Let us now praise Vladimir Putin.
Yes, Russia's president is a cold-hearted autocrat. And yes, he rules through a network of nasty oligarchs bent on squeezing profit from their country's oil riches. If he covets a piece of territory, he's liable to try to grab it.
But he's not a madman. Putin has played an old-fashioned game of international brinkmanship masterfully — and so far, he's coming out ahead.
The Russian president took Ukraine to the brink of war, but then, remarkably, he backed off.
His hands-off attitude toward Ukraine's presidential election on Sunday, and his willingness to negotiate with Ukraine's newly elected Petro Poroshenko, doesn't mean the crisis is over; far from it.
On Monday, for example, Ukrainian troops fought a pitched battle with pro-Russian guerrillas at the airport in Donetsk, the eastern Ukrainian city seized by separatists; about 50 were reported killed. But notice what didn't happen: The Red Army didn't swoop in from Russia to rescue its beleaguered clients.
And that means the struggle over Ukraine isn't going to escalate toward military confrontation between Russia and the West. Instead of a global flash point, it's now merely one of several local wrangles in the territory of the former Soviet Union. And, for the time being, the U.S. and its European allies are content to leave it that way.
Here's the score card: Putin has pocketed Crimea, the first territory in Europe to be seized by force since World War II. (On paper, the United States and the European Union are still demanding that he give the peninsula back to Ukraine, but in private, their leaders concede that's unlikely to happen.) He has forced the European Union to put the brakes on Ukraine's progress toward membership in the Western economic club. He has kept most of Russia's business with the West intact and signed a big new natural gas deal with China. Now all he has to do is wait for Western attention to Ukraine's travails to wane, as it probably will.
"Putin has been watching carefully how people react," Fiona Hill of the Brookings Institution, a longtime Putin-watcher, told me. "By pulling back over the elections, he created himself a breathing space.... Now everyone is saying, 'We must deal with Russia.' But that puts Russia in the driver's seat.
"Even Poroshenko is saying it's time for normalization with Moscow," she noted. "He knows who's going to call the shots over Ukraine's future: not Brussels, not Washington. It's Moscow."
And Putin won't apologize for that. He considers Ukraine part of what he calls "the post-Soviet space," meaning Russia's rightful sphere of influence. He told foreign journalists last week he acted against Ukraine for defensive reasons, because Kiev's moves toward membership in the European Union and NATO "threaten our interests."
"There are certain red lines that we can't allow to be crossed," Putin explained.
President Obama and his European allies had a red line in this crisis, too — but it was in a different place: Ukraine's western borders, where NATO begins. With no treaty commitment to defend Ukraine and little confidence in the Kiev government, the Western powers had no appetite for military involvement. Obama quickly rejected proposals to send troops or even significant military aid — no U.S. boots on the ground, and no boots for Ukraine's army, either.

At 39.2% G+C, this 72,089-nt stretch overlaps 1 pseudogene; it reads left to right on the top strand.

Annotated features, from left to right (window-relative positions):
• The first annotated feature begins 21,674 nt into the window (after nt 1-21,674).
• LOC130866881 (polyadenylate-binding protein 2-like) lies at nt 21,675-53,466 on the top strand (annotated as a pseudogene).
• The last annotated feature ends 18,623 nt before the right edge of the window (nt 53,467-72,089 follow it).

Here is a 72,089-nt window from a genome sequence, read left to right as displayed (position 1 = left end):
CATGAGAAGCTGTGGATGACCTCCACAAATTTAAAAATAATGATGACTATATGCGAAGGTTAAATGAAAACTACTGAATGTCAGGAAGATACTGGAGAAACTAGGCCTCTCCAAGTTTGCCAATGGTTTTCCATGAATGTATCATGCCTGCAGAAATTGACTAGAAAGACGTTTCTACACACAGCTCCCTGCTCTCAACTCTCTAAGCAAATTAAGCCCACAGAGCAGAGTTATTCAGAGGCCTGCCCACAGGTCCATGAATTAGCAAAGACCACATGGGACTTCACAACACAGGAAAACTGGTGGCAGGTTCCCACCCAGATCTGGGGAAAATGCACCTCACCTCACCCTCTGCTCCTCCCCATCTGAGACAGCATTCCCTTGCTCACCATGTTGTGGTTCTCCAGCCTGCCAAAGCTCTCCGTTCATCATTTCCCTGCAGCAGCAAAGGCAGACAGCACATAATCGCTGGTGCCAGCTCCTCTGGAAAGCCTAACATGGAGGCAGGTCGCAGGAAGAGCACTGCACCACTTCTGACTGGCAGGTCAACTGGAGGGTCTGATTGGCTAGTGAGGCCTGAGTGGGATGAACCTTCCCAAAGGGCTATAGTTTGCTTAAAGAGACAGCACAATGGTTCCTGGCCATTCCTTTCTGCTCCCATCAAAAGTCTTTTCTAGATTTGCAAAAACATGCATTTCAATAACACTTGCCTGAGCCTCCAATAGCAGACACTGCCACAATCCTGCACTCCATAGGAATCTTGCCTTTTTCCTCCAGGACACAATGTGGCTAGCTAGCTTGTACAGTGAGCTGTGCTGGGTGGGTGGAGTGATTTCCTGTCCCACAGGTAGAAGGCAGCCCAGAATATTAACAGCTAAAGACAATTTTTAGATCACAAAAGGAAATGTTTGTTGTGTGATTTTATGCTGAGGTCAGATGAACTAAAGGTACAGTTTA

Obama wasn't passive. Working with German Chancellor Angela Merkel, he organized U.S.-European economic sanctions against individual Russian oligarchs, and threatened tougher sanctions if Putin disrupted Sunday's election. Hill and other independent experts believe the threat was one reason Putin allowed the election to go forward.
But that threat may also have been a high-water mark in Western toughness against Russia. Officials said Tuesday that there would be no more sanctions merely because pro-Russian separatists blocked voting in Donetsk and other eastern cities.
Now it's up to Poroshenko, a chocolate magnate with major business interests in Russia, to negotiate a new relationship with Putin while also meeting the demands of a Ukrainian electorate that still wants the country to move toward the West.
Poroshenko has said concluding a free trade "association agreement" with the EU is his first order of business. But he may attempt to convince Putin that Ukraine can retain its existing free trade agreement with Russia at the same time.
Can he have both? Putin holds important leverage on Ukraine's economic and political stability: almost all its energy supplies, the main markets for its manufactured goods, billions of dollars in debts owed to Moscow, plus all those well-armed separatists in Donetsk.
The old concept of international spheres of influence may seem outmoded, but Putin has been blunt: He believes in it. He wants Russia to have one, with Ukraine inside it. And so far, he's winning.